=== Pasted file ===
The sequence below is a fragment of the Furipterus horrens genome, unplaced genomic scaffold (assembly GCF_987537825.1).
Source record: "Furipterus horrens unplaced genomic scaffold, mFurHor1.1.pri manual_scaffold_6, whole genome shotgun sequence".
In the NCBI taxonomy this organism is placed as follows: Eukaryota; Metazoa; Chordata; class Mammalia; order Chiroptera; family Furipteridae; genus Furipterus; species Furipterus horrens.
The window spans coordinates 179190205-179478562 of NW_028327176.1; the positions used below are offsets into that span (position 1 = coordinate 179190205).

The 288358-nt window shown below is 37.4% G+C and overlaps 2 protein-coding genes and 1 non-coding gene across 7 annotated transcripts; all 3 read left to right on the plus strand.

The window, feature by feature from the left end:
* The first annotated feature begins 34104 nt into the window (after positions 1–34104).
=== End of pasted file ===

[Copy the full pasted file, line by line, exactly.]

The sequence below is a fragment of the Furipterus horrens genome, unplaced genomic scaffold (assembly GCF_987537825.1).
Source record: "Furipterus horrens unplaced genomic scaffold, mFurHor1.1.pri manual_scaffold_6, whole genome shotgun sequence".
In the NCBI taxonomy this organism is placed as follows: Eukaryota; Metazoa; Chordata; class Mammalia; order Chiroptera; family Furipteridae; genus Furipterus; species Furipterus horrens.
The window spans coordinates 179190205-179478562 of NW_028327176.1; the positions used below are offsets into that span (position 1 = coordinate 179190205).

The 288358-nt window shown below is 37.4% G+C and overlaps 2 protein-coding genes and 1 non-coding gene across 7 annotated transcripts; all 3 read left to right on the plus strand.

The window, feature by feature from the left end:
* The first annotated feature begins 34104 nt into the window (after positions 1–34104).